The tools and technology which the pharmaceutical industry has now to fight disease have never before been so precise, good and strong, and it would be an “absolute disaster” if the “accountants’ view” that innovation has now slowed down were to prevail, according to Bernard Poussot, president and chief operating officer at Wyeth.

Innovation is hard, high-risk and fragile, and it must be protected and encouraged, said Mr Poussot, speaking at The Economist’s annual pharmaceuticals conference in London. We need to recapture the sense of urgency and progress, he said, and called on the industry to “continue to lead and fight tooth and nail for innovation.”

Wyeth is now concentrating on delivering two new products a year, which means getting 15 into development annually, he told the meeting. The company is applying the concept of innovation to every aspect of its work, and has revamped its R&D into a “learn and confirm” process, which he said has received a very positive response from international regulators.

The public wants innovation, but only has a very vague notion of where it comes from, he said; people need to realise that the drugs which they buy today are funding the treatments they want for tomorrow. The mission of governments and payers is to act for their constituents, but they need to let innovation flourish, he said; reimbursement schemes should recognise innovation, put money into training scientists and develop headroom for innovation. In the same way as companies continue to redevelop their business model, governments should rework their own, increasing people’s responsibility for their own health and addressing high-cost issues such as smoking, alcohol and sexually transmitted diseases.

Mr Poussot also said it was “mind-boggling” that the growth of the pharmaceutical industry is being capped in many countries, while for other sectors, such as the digital phone industry, it is not.

The industry’s future is about partnership, he said, a view which was shared by Roch Doliveux, chief executive at UCB. A new innovation paradigm is emerging, and partnership is becoming a key competency for the industry, said Dr Doliveux. He urged companies to forget hierarchical structures in favour of working in networks, or what he called ‘the beehive effect.”

It all starts with patients

UCB has also completely changed its business model, and is now partnering all the way through the value chain. He stressed the need to focus on certain disease areas or parts of the value chain, and to remember that it all starts with patients.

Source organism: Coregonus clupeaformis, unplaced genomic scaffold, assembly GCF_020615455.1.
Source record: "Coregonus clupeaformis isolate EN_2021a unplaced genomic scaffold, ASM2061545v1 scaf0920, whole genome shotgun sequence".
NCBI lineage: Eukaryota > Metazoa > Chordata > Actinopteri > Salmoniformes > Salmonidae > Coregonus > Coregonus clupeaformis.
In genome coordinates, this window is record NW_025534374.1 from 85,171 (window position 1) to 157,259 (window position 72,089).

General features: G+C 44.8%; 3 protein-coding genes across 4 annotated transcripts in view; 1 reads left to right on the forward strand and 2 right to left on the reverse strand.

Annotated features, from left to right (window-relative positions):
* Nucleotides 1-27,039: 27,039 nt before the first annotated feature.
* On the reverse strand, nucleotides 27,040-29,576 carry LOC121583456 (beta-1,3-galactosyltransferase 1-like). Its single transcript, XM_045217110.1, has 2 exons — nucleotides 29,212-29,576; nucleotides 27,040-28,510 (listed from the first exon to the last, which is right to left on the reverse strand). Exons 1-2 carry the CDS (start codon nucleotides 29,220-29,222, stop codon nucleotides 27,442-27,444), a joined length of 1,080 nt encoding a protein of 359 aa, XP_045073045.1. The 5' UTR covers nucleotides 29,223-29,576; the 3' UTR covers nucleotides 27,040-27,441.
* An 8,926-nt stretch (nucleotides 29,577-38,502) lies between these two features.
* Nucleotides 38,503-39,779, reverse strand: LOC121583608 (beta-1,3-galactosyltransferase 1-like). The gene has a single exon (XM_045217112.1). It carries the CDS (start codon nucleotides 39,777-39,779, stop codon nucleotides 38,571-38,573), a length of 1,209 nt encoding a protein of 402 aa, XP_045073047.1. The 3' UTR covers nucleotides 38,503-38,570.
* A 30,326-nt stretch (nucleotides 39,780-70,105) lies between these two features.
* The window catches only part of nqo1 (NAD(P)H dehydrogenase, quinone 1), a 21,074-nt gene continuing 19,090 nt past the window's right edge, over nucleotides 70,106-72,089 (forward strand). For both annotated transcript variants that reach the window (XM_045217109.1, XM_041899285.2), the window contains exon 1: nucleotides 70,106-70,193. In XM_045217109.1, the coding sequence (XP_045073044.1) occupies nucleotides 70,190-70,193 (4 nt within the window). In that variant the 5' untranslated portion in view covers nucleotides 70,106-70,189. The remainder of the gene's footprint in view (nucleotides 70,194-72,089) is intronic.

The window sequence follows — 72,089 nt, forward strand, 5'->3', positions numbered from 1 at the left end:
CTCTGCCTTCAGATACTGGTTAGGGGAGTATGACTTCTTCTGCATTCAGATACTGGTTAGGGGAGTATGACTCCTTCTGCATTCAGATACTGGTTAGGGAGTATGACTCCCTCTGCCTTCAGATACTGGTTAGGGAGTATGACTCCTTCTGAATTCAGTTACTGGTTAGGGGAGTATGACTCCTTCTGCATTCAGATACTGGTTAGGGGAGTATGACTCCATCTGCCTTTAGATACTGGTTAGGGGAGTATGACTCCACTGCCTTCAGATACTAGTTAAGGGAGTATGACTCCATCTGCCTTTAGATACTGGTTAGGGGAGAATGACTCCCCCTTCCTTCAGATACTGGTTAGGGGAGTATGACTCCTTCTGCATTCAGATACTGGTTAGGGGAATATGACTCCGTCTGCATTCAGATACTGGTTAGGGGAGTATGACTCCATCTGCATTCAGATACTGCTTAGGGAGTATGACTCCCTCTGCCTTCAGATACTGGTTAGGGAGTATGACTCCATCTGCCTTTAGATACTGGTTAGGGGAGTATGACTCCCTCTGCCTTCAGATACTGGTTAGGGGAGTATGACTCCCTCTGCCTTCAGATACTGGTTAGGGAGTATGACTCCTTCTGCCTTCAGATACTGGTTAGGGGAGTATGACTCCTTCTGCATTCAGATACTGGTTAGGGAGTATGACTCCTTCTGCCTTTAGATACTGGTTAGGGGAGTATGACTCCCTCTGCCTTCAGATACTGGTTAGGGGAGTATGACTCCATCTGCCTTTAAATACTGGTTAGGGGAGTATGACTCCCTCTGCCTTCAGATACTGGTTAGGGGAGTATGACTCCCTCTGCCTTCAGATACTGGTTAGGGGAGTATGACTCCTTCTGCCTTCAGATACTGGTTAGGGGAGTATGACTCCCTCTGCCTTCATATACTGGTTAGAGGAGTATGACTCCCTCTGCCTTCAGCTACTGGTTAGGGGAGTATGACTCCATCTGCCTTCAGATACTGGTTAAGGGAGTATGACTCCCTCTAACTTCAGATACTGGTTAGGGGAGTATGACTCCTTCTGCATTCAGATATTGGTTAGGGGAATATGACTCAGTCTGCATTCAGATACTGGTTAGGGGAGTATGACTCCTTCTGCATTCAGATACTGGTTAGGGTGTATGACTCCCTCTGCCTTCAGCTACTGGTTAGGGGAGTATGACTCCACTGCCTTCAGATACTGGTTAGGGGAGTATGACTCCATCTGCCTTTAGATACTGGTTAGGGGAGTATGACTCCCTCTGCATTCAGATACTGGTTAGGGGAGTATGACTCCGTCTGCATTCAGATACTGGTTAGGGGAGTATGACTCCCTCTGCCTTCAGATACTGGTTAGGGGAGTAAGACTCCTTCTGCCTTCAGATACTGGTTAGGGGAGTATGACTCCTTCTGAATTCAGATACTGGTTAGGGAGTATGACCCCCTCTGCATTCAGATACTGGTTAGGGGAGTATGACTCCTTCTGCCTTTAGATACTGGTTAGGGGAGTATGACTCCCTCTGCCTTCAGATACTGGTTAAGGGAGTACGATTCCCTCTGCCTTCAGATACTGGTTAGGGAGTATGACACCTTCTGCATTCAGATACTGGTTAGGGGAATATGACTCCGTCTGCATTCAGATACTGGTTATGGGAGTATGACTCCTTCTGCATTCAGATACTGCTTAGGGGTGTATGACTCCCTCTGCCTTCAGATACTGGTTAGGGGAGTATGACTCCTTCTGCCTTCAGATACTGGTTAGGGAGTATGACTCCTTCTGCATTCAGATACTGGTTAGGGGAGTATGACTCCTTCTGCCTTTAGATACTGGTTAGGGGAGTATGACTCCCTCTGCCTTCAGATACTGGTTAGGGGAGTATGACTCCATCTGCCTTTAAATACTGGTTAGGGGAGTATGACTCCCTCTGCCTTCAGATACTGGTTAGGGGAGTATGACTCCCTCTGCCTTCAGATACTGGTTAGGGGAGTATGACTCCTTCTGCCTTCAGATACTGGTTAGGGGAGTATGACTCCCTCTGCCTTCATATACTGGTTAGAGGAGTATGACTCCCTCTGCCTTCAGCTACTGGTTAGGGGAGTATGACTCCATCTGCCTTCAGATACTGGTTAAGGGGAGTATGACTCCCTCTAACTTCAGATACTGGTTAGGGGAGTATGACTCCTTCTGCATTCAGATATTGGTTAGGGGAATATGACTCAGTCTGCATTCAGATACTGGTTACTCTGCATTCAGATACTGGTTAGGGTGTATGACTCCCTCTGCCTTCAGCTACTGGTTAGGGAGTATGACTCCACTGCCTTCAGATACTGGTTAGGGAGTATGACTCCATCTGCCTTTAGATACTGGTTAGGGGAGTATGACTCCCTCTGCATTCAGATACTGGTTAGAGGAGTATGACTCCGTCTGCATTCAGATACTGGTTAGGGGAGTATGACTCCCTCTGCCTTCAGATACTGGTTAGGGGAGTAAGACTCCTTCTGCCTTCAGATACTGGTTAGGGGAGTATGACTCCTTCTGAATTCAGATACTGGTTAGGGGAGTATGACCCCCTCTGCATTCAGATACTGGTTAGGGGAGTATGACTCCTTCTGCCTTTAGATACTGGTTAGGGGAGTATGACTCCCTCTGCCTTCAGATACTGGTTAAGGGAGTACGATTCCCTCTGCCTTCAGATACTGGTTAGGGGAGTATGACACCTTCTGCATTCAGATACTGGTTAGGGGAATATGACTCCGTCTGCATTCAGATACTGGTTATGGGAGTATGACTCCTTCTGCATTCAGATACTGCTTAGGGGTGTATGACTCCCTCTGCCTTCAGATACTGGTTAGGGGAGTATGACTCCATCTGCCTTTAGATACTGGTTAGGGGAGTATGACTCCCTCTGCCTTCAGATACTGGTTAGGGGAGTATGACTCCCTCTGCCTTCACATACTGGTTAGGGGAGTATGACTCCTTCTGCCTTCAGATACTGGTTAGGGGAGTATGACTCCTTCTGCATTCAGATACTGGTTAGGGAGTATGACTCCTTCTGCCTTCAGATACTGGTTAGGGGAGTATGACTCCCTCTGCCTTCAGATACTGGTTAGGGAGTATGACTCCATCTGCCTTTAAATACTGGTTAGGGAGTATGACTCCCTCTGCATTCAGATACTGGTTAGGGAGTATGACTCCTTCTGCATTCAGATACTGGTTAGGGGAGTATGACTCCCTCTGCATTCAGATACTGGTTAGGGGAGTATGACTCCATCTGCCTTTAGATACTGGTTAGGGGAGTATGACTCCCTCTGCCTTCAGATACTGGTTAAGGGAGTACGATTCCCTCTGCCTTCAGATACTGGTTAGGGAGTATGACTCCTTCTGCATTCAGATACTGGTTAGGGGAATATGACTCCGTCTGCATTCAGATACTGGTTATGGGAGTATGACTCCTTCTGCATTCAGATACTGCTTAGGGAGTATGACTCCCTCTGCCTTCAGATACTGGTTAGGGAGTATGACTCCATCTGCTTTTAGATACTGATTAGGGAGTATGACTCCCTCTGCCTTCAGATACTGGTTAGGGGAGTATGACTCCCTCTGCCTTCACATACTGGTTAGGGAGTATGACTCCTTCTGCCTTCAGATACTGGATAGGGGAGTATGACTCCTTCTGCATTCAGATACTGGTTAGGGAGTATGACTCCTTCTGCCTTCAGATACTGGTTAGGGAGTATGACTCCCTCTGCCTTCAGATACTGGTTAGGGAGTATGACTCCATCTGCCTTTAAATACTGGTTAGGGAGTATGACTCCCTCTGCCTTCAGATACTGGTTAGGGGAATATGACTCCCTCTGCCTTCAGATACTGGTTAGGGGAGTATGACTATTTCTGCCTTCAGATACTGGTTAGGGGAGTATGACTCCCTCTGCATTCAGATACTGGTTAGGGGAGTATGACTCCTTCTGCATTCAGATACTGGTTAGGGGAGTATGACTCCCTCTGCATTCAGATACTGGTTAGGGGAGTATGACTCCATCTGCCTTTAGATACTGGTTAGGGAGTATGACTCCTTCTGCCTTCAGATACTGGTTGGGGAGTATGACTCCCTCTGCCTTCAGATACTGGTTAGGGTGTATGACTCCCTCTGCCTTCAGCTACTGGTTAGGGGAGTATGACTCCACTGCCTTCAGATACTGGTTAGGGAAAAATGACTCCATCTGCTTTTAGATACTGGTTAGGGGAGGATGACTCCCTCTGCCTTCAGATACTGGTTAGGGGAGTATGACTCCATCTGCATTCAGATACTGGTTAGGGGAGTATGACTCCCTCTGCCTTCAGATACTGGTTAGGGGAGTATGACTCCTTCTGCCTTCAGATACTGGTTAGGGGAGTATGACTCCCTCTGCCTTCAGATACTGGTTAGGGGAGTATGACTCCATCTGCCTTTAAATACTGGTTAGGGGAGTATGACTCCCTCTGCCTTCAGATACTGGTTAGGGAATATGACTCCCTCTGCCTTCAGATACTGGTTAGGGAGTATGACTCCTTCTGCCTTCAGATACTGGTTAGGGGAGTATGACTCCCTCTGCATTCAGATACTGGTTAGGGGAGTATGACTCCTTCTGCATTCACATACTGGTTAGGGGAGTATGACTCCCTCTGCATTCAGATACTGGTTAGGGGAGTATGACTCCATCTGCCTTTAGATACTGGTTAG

While some companies are placing their focus on specialist care products, Dr Doliveux said that, as primary care physicians will become gatekeepers more and more, and to ensure that patients follow up on their treatment, companies will need a primary care presence in the next generation of treatments in areas such as Alzheimer’s disease, pain management, etc. Primary care is an “and,” not an “or,” for big pharma, the meeting heard.

Speakers also disagreed with suggestions that, despite the high levels of innovation coming out of small groups - whether these are individual companies or autonomous groups set up within larger organizations – the days of big pharma’s international discovery organizations are numbered. They will always have a place, said Louise Makin, chief executive of BTG, pointing to their achievements in breakthrough research, consolidation of scientific expertise and ability to take the “big bets” due to their scale, financial strengths and power.

Innovative products get to the market far more quickly in the USA than in Europe and with better pricing, but Europe pays more for older products, said Charles Bouchard, executive director for European government affairs at Merck Sharp & Dohme (Europe). “In the USA, the difference between being on- and off-patent is the difference between night and day,” he told the meeting.

There remains an “ocean-wide” difference between the US and European markets but, as US seniors without sufficient health coverage struggle to pay for their prescription drugs, legislators are beginning to look at European models, he said.

UK “must not go the reference pricing route”

All European markets are facing severe budget crunches, and at a time when pharmaceutical innovation could hardly be more needed, he said. Comparing the various methods of pricing mechanisms used in Europe, Mr Bouchard said that the Pharmaceutical Price Regulation Scheme (PPRS) has worked well in the UK. In comparison, France has “every form of price control,” and the situation in Germany has deteriorated due to the introduction of reference pricing there. “The UK must not go this route,” he stressed, nor should it adopt any other of the “bad practices” now in place around Europe. “Consider innovation - do not kill the golden goose,” he stressed.

Sir Alasdair Breckenridge, chairman of the UK Medicines and Healthcare products Regulatory Agency, wondered if, in light of the Office of Fair Trading’s (OFT) report on the PPRS, the industry will have to embark on a “charm offensive” in order to make the public better understand the nature of innovation. Mr Poussot agreed that the industry definitely needs to talk and explain more, while Richard Barker, director general of the Association of the British Pharmaceutical Industry, said that what is needed is not a charm offensive but genuine education.

“We are a faceless industry,” he added. Dr Doliveux, who said he was “very concerned” at the OFT study, was highly critical of US-style direct-to-consumer advertising but pointed to the need to talk with patients rather than to them, and to remind them that “we are here for them.” Lynne Taylor